India tells Twitter to obey its laws — or make wielding them easier

Minister lashes avian network and suggests its legal protections may have been removed


India has again expressed severe displeasure with Twitter, following three different incidents embroiling the micro-blogging service in a complex debate about sovereignty and censorship and possibly making the company liable for its users’ posts.

The core of the ongoing dispute is India’s Information Technology (Intermediary Guidelines and Digital Media Ethics Code) Rules 2021, a set of rules that requires “social media intermediaries” to handle government requests to take down content and to appoint local officers to serve as the point of contact for those requests and ensure they are handled expeditiously.

Twitter missed deadlines to appoint those officers, and when pressed on why it had not complied with the new Rules, provided the name of a US-based employee and an Indian lawyer. India’s new rules state that the officers must be local employees, so Twitter was asked to appear before the national parliament’s Standing Committee on Information Technology to explain itself.

Also on the agenda at that meeting was Twitter’s decision to label tweets by a spokesperson for the ruling Bharatiya Janata Party (BJP) as containing “manipulated” media — essentially an accusation that the spokesperson was sharing fake news.

Twitter’s response to both issues was to say it prioritises its own decision-making processes.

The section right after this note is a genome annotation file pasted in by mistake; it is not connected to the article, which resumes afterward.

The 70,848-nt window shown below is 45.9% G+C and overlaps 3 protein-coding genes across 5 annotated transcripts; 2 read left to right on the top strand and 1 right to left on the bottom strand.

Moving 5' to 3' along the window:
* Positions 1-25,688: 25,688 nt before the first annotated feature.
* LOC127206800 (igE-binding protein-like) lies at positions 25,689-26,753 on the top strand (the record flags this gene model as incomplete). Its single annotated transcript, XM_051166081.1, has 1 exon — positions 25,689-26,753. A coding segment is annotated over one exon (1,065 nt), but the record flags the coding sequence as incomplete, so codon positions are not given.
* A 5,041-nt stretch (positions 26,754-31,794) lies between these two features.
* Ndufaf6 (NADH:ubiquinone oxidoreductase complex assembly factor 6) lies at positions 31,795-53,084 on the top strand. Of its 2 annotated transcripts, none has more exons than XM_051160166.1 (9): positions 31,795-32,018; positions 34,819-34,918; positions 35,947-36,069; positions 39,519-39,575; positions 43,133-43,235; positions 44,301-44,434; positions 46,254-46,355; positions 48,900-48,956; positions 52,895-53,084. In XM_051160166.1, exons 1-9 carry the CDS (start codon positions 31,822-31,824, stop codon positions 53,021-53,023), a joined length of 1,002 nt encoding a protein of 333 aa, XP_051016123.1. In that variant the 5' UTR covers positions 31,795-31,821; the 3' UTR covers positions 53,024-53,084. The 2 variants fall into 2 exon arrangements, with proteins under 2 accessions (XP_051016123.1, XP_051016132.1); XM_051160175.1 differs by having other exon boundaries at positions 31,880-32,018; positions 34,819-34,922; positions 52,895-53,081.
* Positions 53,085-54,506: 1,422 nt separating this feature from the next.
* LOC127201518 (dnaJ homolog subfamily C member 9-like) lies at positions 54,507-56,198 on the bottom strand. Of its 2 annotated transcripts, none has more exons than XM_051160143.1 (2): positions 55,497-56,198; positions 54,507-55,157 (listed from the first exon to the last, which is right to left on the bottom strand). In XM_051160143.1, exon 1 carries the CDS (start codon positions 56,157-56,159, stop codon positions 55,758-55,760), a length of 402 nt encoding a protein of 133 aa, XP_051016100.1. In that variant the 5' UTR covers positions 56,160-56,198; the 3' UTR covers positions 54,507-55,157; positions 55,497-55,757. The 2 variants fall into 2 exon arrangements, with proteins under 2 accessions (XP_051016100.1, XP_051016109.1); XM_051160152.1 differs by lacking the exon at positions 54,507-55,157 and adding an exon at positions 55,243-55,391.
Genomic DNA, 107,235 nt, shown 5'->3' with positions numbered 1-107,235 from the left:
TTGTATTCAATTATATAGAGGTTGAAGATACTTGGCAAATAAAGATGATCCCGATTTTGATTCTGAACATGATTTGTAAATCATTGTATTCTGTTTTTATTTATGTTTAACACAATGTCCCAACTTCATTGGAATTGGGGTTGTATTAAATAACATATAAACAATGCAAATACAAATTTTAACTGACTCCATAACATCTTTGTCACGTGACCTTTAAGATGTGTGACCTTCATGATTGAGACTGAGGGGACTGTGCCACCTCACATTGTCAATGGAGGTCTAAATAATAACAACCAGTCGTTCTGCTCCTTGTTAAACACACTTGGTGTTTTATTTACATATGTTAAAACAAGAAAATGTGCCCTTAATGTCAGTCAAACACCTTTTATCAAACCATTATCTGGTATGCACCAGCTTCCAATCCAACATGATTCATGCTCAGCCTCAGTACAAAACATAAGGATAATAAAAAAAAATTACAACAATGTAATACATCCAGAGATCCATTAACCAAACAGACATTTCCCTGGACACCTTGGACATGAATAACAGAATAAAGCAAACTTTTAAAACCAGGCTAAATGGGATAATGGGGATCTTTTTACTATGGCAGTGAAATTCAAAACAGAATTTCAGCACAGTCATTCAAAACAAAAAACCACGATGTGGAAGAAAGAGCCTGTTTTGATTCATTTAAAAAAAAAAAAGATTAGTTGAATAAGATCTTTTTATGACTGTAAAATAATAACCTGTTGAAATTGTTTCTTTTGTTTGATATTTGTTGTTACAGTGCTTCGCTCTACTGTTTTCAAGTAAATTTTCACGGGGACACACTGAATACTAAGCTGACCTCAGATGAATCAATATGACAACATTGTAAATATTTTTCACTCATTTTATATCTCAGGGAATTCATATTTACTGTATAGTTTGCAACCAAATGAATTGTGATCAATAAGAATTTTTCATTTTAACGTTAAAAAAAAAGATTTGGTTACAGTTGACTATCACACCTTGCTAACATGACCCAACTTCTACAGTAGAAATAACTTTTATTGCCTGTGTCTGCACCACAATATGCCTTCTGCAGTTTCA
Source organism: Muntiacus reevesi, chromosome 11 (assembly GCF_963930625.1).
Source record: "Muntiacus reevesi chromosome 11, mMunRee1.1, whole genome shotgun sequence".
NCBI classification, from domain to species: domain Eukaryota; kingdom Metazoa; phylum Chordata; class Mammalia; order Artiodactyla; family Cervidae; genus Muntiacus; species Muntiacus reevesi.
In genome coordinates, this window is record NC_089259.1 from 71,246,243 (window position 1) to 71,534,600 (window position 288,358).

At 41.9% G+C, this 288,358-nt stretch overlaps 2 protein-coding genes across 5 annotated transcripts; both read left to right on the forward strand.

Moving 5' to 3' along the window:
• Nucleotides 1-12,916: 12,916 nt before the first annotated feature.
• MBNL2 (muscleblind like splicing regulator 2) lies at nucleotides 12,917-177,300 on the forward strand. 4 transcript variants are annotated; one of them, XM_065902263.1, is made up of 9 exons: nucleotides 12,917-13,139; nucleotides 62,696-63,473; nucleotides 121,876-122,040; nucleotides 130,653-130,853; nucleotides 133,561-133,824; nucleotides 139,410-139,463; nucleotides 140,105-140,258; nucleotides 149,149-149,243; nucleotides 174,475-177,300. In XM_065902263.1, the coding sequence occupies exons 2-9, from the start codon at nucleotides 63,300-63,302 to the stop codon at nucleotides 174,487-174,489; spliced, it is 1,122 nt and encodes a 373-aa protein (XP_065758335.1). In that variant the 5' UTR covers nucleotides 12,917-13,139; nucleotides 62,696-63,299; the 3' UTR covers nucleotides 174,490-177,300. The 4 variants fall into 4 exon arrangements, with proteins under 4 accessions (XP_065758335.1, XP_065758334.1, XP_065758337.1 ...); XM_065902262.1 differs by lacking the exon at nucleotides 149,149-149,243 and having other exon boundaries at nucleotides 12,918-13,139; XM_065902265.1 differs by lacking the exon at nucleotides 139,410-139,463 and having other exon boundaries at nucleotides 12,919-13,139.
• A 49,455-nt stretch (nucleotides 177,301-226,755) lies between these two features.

But it has emerged that India’s Ministry of Electronics and Information Technology (MeitY) has said it respects those processes.

India’s Software Freedom Law Center used freedom of information laws to secure and publish correspondence between MeitY and Twitter in which the Ministry stated that it respects Twitter’s policies and decision to label the tweets, but that the social network’s action could be seen as a denial of natural justice, as a criminal investigation into whether the tweets are a forgery is yet to conclude. MeitY therefore asked Twitter to reconsider its decision.

The third incident concerns a video depicting alleged racially motivated violence that circulated on Twitter. Authorities in the State of Uttar Pradesh (UP) have demanded Twitter’s Indian CEO explain why the video was allowed to circulate.

That the video depicts violence is not disputed. However, local police object to its characterisation as racial violence. Journalists who reported on and/or tweeted the videos have therefore become embroiled in the controversy.

As this story played out, India’s law and IT Minister, Ravi Shankar Prasad, has hinted that Twitter’s actions could mean it has lost its status as an intermediary service and therefore no longer has immunity from prosecution if content posted by its users breaches Indian laws.

India’s government has made no announcement on the matter, but the Minister appears to regard loss of immunity as naturally flowing from Twitter’s non-compliance with the new Rules.

The Minister on Sunday added an argument that Twitter is not doing the right thing by its users.

The matter is unresolved. Twitter has shown no signs either that it intends to change its ways, or considers it has lost its liability shield.

India’s government has not budged on the appropriateness of the new Rules.

Meanwhile it has emerged that Facebook, too, uses a lawyer’s office for its compliance contacts — but has to date escaped the governmental ire Twitter has attracted. ®

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